this would mean that when shopping, as your child reaches for an expensive item
-- say, a pair of pants -- you could point out a less expensive pair of pants
and remind your child that if there is enough money left over, it can be used
to purchase the designer jacket he wants. Eventually, your child will reach for
the less expensive items himself, planning for the items on which he would rather
Of course, this means you actually have to follow
through on your word -- and the reward.
"No budget process
ever works without a reward," says Sander. "And it does work. Already
(my younger son) will look at two candy bars and say, 'This one is $1 and this
one is 69 cents,' and he'll get the cheaper one."
3. De-program before the trip
How will you get your child the name-brand items he wants while
staying under budget? You won't. Sander says that to avoid having
your child fall into a I-can't-possibly-wear-this-if-it-isn't-Nike
meltdown at the store, you need to de-program him from commercials.
teach our kids the 'disvalue' of brands. We point out commercials and say, 'They
are trying to get you to buy that. You can either buy it or think for yourself,'"
Sander also recommends buying your child one
luxury item per year.
my son one fancy pair of shoes a year. When those shoes wear out, he gets the
cheap ones. And he understands that," says Sander.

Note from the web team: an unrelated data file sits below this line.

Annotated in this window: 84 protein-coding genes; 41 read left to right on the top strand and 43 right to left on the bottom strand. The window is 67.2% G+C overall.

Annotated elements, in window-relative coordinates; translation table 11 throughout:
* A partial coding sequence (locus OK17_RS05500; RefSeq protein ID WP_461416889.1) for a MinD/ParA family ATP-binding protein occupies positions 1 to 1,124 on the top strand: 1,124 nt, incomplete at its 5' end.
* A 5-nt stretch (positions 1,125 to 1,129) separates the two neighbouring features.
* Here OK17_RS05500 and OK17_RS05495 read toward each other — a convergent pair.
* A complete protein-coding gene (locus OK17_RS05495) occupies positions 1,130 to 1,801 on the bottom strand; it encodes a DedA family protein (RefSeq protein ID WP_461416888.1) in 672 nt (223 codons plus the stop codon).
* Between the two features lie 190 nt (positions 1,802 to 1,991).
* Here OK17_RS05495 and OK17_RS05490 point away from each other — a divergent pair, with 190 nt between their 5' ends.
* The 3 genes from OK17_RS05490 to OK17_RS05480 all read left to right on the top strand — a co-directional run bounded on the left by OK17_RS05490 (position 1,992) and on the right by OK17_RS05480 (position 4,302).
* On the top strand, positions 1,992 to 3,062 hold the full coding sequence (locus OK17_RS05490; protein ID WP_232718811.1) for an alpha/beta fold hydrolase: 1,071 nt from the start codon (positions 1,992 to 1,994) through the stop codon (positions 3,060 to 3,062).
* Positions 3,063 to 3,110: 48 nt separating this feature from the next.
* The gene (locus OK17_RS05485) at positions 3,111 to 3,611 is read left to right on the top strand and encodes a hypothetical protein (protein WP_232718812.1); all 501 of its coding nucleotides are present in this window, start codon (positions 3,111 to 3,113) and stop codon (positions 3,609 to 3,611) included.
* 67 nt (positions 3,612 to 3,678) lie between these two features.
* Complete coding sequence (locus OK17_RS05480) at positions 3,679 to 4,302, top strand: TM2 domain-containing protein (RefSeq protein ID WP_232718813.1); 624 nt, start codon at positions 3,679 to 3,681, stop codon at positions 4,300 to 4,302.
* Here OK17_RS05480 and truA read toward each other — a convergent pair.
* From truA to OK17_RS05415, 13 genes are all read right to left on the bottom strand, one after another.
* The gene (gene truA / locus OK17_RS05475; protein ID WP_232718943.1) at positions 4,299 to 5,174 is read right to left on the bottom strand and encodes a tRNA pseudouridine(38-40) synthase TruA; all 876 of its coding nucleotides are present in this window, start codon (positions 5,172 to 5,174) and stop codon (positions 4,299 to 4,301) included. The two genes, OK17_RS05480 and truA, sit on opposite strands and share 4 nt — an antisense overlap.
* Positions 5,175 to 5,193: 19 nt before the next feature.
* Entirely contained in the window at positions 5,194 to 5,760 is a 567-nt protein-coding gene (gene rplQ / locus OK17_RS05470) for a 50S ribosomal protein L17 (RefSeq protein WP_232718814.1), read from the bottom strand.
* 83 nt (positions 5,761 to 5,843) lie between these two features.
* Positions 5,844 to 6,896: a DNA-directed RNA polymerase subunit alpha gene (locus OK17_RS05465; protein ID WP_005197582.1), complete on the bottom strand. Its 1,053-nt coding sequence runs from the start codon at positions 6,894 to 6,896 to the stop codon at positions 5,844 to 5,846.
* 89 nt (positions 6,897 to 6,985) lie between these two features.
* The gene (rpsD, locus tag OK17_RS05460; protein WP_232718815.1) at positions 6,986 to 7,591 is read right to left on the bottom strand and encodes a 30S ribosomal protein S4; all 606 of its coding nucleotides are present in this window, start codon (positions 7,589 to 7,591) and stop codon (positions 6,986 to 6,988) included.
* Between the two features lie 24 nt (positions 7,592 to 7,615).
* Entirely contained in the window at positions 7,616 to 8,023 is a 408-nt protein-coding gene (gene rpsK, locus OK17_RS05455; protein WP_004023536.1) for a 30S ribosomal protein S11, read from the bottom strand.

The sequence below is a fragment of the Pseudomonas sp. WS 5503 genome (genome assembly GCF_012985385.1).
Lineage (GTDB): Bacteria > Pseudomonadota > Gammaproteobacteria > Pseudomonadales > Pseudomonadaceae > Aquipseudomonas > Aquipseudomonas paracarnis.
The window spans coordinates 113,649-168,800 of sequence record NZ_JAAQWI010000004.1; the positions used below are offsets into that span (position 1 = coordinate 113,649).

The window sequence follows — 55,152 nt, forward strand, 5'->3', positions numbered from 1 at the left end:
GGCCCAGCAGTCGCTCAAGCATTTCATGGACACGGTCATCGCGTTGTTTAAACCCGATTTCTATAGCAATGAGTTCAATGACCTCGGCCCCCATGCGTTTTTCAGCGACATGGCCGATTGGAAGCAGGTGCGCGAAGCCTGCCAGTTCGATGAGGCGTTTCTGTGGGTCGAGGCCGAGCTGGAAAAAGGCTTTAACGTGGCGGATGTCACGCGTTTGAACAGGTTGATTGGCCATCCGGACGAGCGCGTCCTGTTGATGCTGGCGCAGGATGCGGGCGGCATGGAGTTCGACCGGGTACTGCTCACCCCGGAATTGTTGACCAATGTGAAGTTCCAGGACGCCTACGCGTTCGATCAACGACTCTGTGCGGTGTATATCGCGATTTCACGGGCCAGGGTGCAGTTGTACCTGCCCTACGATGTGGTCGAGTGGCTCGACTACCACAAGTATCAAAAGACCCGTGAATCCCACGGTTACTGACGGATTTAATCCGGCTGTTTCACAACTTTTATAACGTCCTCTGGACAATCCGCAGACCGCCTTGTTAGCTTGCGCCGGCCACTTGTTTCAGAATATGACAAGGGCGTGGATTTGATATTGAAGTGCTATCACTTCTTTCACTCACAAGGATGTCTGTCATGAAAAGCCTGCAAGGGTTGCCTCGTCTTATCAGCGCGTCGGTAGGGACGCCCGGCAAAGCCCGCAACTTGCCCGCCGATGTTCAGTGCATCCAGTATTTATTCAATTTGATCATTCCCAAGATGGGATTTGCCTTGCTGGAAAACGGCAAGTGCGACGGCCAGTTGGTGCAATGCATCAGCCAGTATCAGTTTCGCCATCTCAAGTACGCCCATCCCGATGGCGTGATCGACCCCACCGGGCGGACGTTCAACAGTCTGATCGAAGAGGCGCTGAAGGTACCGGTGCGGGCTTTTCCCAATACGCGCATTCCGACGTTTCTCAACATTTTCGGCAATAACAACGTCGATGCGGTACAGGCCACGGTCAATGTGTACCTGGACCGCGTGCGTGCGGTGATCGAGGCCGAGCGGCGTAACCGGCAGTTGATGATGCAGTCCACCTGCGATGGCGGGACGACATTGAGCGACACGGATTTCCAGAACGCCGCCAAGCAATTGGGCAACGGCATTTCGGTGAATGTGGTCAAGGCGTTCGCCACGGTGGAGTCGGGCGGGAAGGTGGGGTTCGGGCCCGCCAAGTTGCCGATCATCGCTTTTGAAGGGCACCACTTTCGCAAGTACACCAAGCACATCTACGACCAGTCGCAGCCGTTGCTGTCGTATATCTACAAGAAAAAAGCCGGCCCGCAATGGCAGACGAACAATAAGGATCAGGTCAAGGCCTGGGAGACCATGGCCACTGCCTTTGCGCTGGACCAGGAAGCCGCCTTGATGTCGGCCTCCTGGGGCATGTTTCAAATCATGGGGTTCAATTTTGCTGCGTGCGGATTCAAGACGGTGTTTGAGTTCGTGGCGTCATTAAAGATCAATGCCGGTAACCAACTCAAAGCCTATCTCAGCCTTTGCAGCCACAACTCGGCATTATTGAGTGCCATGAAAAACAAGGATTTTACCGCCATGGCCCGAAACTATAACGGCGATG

4. Buy more than books
Your child's school should send you a list of what you need
to purchase. Don't be surprised if it's quite a bit more than you remember buying
in your school days.
"The schools put a lot more of the burden
on the parents," says Sander. "I've seen some pretty long lists -- drinking
cups, all manner of art supplies. We once had '500 sheets of different-colored
construction paper' on a list. And then once they get to high school, computers
become an issue."
Victoria Jacobson, president of The
Foundation for Credit Education, agrees.
"Gone are the
days when school supplies consisted of a three-ring binder, notebook paper and
pencils. The academic and extracurricular demands on students today often involve
such costly items as personal computers, high-tech calculators, PDAs and uniforms,"
She recommends taking inventory of what's in
the house and recycling last year's school supplies before shopping.
your kids might cringe at the idea of 'hand-me-downs,' they may be far more receptive
to the concept of 'recycling' school supplies and clothing as a way to contribute
to the family's financial environment and save money toward other wants and needs,"